Like New York's joyously crowded Grand Central and the Arab world's historic squares, Taksim is a public space that in the minds of nascent autocrats risks not merely to accommodate unrest but actually to kindle it.
While the Saudis are delighted to see Iran's top ally facing a potentially existential threat, Riyadh would be wise to recognize that Iran's loss might not necessarily advance the Saudis' longer term interests in the Middle East.
Mega-events and campaigning for office in international sports associations empower activists and put nations at risk of reputational damage.
To alleviate Russian and other key players' concerns, the U.S. must give them reason to think otherwise. One essential first step to change their opinions would be for the U.S. to re-establish itself as a principled leader on human rights issues in the region, vis-à-vis action in Bahrain.
When I hear Senator John McCain calling for more arms, air strikes, no-fly zones and the like; when I hear the dangerous pronouncements coming from apologists for the various sides, I want to ask "do you know where are you going, and where is this taking Syria, its people and the region?"
In 2011, the Kingdom hired PR wizard and former police chief John Timoney, who is well-known for his repressive police tactics used against political dissidents in the U.S. More than two years after the uprising, Timoney's contract is nearly up and the assessment in Bahrain is bleak.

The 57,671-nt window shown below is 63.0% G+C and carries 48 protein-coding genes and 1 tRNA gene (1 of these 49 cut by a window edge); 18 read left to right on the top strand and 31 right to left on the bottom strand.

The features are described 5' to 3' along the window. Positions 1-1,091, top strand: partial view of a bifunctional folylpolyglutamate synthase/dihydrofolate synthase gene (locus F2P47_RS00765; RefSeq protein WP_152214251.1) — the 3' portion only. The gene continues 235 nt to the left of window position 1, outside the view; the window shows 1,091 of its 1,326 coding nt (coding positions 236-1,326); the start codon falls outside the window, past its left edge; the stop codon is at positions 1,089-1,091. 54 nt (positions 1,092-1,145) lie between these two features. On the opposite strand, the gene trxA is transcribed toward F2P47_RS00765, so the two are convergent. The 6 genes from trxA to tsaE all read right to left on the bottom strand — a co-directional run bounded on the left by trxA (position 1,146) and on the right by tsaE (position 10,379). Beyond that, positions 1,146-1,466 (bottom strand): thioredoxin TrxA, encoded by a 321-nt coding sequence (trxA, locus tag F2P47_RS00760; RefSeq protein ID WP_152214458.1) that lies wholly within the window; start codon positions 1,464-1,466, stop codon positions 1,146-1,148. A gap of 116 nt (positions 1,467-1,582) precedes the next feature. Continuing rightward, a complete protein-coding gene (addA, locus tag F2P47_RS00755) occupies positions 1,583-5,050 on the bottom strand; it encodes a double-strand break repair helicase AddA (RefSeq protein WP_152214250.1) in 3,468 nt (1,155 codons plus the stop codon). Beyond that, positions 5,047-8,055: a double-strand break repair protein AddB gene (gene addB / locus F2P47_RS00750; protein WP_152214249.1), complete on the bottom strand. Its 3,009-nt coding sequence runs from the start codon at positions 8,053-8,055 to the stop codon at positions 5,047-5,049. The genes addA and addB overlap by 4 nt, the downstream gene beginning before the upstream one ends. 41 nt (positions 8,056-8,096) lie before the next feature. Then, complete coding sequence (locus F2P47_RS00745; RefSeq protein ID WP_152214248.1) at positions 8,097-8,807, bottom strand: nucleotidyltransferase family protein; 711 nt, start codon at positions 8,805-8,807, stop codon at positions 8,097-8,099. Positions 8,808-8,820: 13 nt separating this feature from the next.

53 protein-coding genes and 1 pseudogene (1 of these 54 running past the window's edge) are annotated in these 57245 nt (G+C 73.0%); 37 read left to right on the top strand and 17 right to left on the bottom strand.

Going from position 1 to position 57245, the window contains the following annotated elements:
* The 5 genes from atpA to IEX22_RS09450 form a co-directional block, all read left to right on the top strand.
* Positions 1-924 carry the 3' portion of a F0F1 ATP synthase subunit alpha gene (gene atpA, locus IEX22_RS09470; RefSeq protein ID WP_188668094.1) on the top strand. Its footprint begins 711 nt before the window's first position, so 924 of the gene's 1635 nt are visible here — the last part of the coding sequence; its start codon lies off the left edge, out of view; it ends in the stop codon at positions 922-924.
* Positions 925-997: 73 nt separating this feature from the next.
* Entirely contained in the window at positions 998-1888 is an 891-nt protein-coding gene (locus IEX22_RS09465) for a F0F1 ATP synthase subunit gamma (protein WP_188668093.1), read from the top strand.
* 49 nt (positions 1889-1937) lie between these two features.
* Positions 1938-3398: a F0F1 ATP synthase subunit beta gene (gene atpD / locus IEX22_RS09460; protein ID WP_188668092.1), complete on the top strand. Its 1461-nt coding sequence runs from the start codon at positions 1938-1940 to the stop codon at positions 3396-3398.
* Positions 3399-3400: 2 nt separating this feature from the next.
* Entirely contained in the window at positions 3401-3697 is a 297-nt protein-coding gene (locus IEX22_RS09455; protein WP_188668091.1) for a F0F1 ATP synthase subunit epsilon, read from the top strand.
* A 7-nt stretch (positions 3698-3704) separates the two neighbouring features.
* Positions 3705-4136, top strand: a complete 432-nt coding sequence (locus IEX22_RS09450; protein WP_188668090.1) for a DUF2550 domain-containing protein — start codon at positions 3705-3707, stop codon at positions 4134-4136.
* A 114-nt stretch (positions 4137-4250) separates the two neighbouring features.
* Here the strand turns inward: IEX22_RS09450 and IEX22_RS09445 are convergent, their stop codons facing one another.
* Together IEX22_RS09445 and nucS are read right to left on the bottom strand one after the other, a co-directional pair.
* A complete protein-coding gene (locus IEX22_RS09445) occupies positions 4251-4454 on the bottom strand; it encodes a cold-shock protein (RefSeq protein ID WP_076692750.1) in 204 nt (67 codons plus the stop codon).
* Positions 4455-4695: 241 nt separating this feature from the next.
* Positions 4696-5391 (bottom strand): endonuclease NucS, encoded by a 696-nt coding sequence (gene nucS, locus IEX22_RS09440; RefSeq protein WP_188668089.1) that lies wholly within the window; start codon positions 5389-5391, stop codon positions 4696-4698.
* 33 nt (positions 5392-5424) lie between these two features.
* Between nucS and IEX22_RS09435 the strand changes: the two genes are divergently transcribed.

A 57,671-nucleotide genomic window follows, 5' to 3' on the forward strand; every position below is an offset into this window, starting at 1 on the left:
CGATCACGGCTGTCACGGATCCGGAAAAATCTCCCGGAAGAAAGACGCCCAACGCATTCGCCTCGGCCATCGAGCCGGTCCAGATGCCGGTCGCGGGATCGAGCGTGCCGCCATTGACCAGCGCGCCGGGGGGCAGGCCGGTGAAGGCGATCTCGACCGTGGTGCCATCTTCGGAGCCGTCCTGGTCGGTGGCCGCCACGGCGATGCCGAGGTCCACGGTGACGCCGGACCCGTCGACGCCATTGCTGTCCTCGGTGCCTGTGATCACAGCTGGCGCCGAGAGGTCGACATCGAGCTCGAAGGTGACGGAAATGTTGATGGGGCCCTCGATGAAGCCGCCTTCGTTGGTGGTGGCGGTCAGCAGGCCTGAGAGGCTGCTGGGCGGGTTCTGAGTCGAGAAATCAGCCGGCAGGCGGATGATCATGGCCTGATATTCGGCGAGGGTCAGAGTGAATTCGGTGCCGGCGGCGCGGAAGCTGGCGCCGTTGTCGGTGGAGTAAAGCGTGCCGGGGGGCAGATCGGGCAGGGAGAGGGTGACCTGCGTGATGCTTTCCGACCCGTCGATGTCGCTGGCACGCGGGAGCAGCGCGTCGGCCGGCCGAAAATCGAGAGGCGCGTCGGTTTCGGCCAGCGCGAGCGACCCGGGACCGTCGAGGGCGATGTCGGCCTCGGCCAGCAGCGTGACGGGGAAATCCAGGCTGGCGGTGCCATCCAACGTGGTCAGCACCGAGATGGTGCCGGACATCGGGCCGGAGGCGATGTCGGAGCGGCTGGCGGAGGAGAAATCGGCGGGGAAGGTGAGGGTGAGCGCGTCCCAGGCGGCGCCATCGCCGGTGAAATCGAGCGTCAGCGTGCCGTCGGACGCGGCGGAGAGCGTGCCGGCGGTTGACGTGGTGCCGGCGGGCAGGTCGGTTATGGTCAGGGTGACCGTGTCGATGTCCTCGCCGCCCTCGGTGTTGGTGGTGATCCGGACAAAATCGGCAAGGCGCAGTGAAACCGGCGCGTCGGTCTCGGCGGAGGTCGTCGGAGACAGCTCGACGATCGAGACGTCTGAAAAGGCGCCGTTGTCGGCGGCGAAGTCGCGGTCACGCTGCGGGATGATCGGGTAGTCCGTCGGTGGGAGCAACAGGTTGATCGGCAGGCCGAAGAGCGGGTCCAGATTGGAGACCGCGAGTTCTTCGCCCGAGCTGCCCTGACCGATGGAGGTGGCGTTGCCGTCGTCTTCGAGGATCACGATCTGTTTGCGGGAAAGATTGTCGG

Next week's Asian Football Confederation presidential elections designed to elect a leader to clean up two years of alleged financial mismanagement and unethical business conduct are increasingly marred by doubts that real reform is on the horizon.
I am not saying that they do not exist, but one may wonder why the UAE, Palestine, Oman, Saudi Arabia, Qatar, Algeria, and Jordan did not have civil society organization representatives participating.
The Asian Football Confederation has had a foretaste of questions and issues that are likely to be raised if Bahrain Football Association head Sheikh Salman bin Ibrahim Al Khalifa , widely viewed as a frontrunner, wins the group's May 2 presidential election.
By Sayed Yousif Al-Mahafdah For the second consecutive year, Bahrain will host a Formula One (F1) race despite severe human rights violations docume...
With tension building on both shores of the Gulf, the stakes are high for regional governments as well as the international community as they could threaten shipping in the Straits of Hormuz as well as create domestic turmoil in both the Gulf states and Iran.
This Saturday Manchester United legend Denis Law is going to Bahrain to promote the 2013 Manchester United Soccer School. While Law is there promoting the school, it might be nice if he went to see the family of Ahmad Shams.
Washington has been relatively muted about the Bahrain crackdown. While the United States sent observers to the joint trial of human rights defenders Abu Deeb and Jalila al Salman, it has not publicly stated whether it thinks their trial met international standards.
The 20th century witnessed a string of influential women who have impacted the world of Western art from Gertrude Stein to Peggy Guggenheim. Perhaps unknown to some even in the arts field, a mixture of native and expatriate women across the Arab Gulf States have also played a major role.
Reporters Without Borders has been investigating countries that operate some of the most restrictive and oppressive areas of cyberspace. Syria and Iran join China, Bahrain and Vietnam on top of the list of five spy state. But how do they manage it?
by Daniel Calingaert Executive Vice President Authoritarian regimes around the world are exporting their worst practices and working together to re...